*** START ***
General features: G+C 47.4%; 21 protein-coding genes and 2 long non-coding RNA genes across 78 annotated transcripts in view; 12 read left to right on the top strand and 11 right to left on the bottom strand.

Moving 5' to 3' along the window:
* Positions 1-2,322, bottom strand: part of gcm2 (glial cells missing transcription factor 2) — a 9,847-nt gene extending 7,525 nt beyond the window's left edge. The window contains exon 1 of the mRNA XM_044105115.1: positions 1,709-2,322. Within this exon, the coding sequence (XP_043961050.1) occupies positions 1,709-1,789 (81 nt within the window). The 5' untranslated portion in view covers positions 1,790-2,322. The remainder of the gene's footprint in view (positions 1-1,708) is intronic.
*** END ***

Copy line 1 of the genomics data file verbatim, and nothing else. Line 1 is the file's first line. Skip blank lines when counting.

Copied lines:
General features: G+C 47.4%; 21 protein-coding genes and 2 long non-coding RNA genes across 78 annotated transcripts in view; 12 read left to right on the top strand and 11 right to left on the bottom strand.